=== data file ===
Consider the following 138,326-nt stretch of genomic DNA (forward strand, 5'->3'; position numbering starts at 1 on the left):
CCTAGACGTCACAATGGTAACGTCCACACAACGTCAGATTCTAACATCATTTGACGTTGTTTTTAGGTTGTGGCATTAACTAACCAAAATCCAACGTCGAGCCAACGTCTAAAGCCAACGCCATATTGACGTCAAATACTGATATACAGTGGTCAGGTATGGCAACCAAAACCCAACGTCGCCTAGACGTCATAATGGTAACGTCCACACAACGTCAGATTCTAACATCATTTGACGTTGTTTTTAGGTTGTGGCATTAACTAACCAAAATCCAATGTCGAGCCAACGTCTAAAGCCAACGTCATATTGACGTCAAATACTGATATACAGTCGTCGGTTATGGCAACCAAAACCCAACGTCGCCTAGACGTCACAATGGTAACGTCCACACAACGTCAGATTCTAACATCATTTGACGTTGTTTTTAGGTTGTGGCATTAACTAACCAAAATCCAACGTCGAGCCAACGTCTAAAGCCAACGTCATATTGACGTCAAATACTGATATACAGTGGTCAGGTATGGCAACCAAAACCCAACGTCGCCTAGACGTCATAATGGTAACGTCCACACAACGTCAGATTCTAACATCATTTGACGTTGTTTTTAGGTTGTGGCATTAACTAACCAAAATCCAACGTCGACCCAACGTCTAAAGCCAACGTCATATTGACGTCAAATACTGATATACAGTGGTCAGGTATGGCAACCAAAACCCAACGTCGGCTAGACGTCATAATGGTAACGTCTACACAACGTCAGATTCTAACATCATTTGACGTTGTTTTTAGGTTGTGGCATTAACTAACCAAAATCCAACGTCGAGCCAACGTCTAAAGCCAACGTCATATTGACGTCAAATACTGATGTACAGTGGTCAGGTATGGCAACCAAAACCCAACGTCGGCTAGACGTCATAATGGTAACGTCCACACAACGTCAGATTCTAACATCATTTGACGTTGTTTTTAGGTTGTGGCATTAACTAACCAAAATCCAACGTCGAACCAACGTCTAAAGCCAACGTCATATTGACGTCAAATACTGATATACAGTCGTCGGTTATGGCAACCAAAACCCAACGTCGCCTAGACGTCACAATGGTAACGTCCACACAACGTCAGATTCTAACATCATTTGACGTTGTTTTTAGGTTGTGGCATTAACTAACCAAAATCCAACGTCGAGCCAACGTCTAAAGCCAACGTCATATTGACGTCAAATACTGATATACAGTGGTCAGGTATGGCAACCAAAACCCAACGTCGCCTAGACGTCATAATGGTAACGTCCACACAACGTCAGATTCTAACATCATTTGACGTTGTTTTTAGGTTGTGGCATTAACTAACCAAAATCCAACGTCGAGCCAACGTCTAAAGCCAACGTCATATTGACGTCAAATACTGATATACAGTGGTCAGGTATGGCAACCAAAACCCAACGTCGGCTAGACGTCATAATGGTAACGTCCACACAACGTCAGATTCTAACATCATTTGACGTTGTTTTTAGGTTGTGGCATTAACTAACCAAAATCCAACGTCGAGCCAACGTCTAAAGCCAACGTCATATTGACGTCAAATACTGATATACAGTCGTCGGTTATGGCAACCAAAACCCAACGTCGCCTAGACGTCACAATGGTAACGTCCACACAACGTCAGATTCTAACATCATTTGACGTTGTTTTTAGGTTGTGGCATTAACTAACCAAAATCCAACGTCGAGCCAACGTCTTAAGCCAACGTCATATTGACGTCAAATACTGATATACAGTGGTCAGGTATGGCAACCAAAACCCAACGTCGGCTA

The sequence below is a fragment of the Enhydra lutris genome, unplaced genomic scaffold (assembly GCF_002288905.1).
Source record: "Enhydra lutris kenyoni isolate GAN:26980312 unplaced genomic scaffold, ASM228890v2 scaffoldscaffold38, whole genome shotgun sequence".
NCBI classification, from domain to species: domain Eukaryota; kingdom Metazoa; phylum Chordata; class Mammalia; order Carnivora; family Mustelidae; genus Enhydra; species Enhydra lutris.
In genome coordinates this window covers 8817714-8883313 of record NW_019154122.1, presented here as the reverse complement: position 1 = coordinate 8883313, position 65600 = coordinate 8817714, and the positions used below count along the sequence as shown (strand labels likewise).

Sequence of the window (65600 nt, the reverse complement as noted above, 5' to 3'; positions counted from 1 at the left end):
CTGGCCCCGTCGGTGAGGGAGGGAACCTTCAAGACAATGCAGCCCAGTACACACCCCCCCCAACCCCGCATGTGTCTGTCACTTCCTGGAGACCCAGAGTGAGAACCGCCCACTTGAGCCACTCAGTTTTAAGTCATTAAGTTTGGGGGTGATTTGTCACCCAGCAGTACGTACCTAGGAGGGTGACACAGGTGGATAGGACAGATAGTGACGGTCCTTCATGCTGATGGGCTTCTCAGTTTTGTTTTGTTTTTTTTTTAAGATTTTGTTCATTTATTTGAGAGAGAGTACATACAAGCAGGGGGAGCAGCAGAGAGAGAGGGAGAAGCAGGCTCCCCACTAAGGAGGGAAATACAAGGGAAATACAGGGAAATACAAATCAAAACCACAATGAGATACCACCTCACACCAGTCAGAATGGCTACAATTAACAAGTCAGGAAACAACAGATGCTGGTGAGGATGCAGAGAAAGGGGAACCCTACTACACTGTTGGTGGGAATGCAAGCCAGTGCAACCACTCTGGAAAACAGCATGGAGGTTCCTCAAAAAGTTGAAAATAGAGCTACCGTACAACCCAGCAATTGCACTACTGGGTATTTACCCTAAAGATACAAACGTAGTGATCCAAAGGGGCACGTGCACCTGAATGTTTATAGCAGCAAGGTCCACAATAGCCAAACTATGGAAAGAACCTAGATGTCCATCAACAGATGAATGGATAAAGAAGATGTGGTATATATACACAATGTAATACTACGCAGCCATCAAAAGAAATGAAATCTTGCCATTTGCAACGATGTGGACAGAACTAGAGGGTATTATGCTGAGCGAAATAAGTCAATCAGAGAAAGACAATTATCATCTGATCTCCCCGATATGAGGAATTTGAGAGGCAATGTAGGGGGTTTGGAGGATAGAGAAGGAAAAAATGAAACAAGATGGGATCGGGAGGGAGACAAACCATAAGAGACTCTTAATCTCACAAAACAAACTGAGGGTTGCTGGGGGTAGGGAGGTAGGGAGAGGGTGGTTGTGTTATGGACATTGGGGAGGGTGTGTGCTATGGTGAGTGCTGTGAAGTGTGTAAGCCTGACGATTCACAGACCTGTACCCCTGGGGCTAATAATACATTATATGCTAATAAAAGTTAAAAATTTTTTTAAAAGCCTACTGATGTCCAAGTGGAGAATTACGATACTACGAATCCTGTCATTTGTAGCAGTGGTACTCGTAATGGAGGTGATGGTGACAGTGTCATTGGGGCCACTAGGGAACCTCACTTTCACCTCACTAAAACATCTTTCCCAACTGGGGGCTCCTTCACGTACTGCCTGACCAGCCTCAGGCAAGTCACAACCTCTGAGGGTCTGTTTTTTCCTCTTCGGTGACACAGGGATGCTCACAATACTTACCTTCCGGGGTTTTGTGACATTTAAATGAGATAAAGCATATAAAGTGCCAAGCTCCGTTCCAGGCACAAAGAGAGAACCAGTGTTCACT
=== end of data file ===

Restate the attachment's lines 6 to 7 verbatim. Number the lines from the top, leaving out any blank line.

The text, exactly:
In genome coordinates this window covers 8817714-8883313 of record NW_019154122.1, presented here as the reverse complement: position 1 = coordinate 8883313, position 65600 = coordinate 8817714, and the positions used below count along the sequence as shown (strand labels likewise).

Sequence of the window (65600 nt, the reverse complement as noted above, 5' to 3'; positions counted from 1 at the left end):